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Government pledges help for Phuket tourism industry

Maya Taylor

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Government pledges help for Phuket tourism industry | The Thaiger
PHOTO: A near deserted Layan beach, north Phuket, yesterday.
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As Phuket’s tourism industry continues to fight for survival amid ongoing Covid-19 restrictions, the PM is ordering an advisory team to finish work on recovery proposals received from the private sector and submit them to the government’s Covid-19 task force for approval.

Danucha Pichayanan, from the National Economic and Social Development Council, says this is expected to happen shortly, as he acknowledged the severe impact on Phuket’s economy as a result of the Covid-19 pandemic and the closure of Thailand’s borders.

“Covid-19 has delivered a heavy blow to Phuket’s tourism, as 90% of the sector’s annual revenue is generated by foreign tourists.”

According to a Bangkok Post report, there were between 170,000 and 180,000 people employed in Phuket’s tourism industry, prior to Covid-19. That number is now believed to be around 80,000, according to data from the Labour Ministry.

The Phuket Tourist Association says the island is expected to lose between 200 and 320 billion baht of tourism revenue this year. In 2019, over 14 million foreign visitors brought in 470 billion baht for the province, 90% of its tourism revenue. By contrast, PTA president, Bhummikitti Ruktaengam, says Phuket has reported 150 billion baht in revenue during the first 10 months of 2020, of which 100 billion came from foreigners and 50 billion from domestic tourists.

Revenue is down 80% on the same period last year, with Bhummikitti warning that most businesses in the tourism sector will not survive without government aid. He points out that the province has 1,900 rooms available for alternative local state quarantine and is ready to receive international visitors.

Meanwhile, the government is considering a number of short-term measures to revive Phuket’s tourism sector, including extending its domestic travel stimulus package to December 2021. Officials are also looking at possible improvements to the “We Travel Together” scheme, including increasing the Monday to Thursday hotel subsidy from 40% to 50%.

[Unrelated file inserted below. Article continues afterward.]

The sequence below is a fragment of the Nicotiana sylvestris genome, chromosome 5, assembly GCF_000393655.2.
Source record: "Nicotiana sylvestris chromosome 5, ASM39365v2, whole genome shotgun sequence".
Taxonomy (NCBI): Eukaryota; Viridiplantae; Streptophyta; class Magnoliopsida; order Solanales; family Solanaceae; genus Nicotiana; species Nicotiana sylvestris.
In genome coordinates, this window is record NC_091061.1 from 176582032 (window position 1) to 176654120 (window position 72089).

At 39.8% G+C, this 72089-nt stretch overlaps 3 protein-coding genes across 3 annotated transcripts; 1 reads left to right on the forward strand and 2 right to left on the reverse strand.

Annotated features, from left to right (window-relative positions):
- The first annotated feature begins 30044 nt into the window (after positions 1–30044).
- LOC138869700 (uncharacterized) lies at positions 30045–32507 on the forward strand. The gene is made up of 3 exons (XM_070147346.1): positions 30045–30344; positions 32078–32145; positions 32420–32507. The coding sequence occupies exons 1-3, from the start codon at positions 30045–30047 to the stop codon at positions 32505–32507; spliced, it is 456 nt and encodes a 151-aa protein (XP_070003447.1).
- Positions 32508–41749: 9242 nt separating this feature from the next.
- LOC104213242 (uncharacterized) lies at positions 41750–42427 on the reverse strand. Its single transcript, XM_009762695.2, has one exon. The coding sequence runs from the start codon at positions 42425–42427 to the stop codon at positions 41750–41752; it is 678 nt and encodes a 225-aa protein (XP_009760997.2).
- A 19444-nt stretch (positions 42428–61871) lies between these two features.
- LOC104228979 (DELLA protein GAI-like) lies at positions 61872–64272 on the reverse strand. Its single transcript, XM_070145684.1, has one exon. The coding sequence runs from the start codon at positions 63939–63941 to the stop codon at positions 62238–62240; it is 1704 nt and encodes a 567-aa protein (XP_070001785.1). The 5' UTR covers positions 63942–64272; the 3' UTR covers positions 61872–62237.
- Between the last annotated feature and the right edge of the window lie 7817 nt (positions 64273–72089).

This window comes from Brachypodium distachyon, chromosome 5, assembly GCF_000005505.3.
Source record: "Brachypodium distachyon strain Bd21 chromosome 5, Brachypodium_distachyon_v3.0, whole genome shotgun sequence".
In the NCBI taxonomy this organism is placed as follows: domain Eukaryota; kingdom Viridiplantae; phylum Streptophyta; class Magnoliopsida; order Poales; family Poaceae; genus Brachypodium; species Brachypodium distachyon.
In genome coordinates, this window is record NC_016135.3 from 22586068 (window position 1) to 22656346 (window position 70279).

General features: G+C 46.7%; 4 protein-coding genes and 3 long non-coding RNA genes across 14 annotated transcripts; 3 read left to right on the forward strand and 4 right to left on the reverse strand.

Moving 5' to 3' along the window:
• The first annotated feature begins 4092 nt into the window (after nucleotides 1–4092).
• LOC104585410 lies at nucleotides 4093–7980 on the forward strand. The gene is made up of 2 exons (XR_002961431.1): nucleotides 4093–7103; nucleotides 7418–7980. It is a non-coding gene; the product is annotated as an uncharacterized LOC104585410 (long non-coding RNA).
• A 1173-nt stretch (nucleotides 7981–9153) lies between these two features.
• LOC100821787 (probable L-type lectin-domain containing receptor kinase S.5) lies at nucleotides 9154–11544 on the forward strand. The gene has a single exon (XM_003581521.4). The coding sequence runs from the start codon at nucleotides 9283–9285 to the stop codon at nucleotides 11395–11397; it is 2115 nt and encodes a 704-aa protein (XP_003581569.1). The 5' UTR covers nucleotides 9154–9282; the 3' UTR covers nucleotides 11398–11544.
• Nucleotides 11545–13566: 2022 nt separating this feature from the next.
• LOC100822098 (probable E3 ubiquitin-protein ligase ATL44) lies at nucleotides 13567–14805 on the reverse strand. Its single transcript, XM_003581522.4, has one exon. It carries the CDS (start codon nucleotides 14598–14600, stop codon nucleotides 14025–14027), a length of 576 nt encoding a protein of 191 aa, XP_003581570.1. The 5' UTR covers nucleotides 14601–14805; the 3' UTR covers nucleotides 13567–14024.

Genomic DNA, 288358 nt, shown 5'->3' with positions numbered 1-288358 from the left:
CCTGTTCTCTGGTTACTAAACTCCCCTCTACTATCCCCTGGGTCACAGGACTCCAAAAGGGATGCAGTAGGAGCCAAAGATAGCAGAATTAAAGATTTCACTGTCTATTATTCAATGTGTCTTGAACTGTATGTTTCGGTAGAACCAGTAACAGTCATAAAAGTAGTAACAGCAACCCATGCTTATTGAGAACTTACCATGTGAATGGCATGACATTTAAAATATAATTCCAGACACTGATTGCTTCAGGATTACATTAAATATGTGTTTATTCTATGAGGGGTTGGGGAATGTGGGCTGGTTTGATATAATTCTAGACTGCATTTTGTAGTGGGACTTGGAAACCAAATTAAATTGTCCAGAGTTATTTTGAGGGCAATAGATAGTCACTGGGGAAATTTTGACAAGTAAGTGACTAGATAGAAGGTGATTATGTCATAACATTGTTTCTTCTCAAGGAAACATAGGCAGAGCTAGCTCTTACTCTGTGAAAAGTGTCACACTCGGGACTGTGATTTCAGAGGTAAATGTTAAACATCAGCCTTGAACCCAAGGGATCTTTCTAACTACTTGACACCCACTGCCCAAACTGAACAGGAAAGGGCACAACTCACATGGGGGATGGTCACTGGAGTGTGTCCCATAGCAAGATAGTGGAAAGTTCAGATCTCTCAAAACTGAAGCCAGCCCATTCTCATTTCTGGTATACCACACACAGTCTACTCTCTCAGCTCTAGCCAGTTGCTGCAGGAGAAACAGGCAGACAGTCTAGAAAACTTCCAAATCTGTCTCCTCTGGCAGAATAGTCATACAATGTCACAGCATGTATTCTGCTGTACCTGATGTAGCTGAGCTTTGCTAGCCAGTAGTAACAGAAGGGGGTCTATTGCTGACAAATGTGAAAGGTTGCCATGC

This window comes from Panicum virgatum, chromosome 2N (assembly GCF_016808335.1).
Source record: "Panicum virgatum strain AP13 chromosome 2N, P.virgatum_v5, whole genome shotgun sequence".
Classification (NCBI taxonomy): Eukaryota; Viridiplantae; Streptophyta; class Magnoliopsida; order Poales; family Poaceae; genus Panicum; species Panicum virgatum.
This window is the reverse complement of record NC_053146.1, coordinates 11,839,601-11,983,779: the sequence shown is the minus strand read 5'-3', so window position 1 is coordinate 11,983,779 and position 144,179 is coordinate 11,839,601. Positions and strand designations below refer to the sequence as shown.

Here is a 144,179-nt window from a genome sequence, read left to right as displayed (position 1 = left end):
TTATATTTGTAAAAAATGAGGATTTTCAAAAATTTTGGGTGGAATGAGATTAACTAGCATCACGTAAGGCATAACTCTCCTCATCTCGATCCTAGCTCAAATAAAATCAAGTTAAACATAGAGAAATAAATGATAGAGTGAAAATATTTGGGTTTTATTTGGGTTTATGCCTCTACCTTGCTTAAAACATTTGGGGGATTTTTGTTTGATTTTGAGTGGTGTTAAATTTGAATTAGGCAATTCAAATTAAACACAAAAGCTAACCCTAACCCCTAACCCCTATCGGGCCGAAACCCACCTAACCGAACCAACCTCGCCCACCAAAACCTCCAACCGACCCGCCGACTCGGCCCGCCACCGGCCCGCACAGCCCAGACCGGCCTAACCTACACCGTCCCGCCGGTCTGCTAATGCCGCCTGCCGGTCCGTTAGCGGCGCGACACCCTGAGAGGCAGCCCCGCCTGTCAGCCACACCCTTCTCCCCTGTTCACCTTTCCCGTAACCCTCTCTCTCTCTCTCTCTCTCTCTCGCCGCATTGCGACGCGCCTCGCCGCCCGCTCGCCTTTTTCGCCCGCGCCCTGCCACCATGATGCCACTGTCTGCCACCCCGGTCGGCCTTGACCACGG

The PM and other government officials recently visited Phuket to hear suggestions from local officials and business operators. One suggestion was to expand the use of tourism coupons currently used for food, to subsidise tour packages, car hire, and spa bookings. Officials are also considering extending the current subsidy on air tickets to include car hire and fuel. Meanwhile, a request has been put to the Labour Ministry to contribute 7,500 baht a month for each worker in hotels, spas, and tour companies, to help bosses keep them employed.

Danucha says if approval is granted to improve the domestic travel stimulus campaign and subsidise workers’ salaries, this should not only apply to Phuket, but should be rolled out nationwide. Meanwhile, officials are also looking at transforming Phuket into a leading medical tourism destination, with plans for a multi-billion baht medical hub just north of the airport.

SOURCE: Bangkok Post

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14 Comments

14 Comments

  1. Avatar

    Mark Bangkok

    November 9, 2020 at 10:57 am

    Well well what a surprise. Another committee ‘advisory team Thailand the land of talking and not tackling serious problems. A miserable failed Kingdom

  2. Avatar

    EdwardV

    November 9, 2020 at 11:41 am

    The 7,500 baht per month idea is good but only helps a portion of those effected. The we travel together scheme is an already failed idea. A slight increase is better than nothing but will mostly help those in cities near Bangkok as before. To help Phuket the plan needs to target them specifically but then that’s unfair to other places hurt just as badly. Everything else is long term and does nothing to wean Phuket off of tourism. Honestly I don’t see a lot of help coming from these ideas.

    • Avatar

      Issan John

      November 9, 2020 at 3:02 pm

      As you say, it would be unfair to other places and to others to pay 7,500 baht a month just to those affected in Phuket and the government simply can’t afford it – the 5,000 baht a month lasted for three months and Thailand simply doesn’t have the money.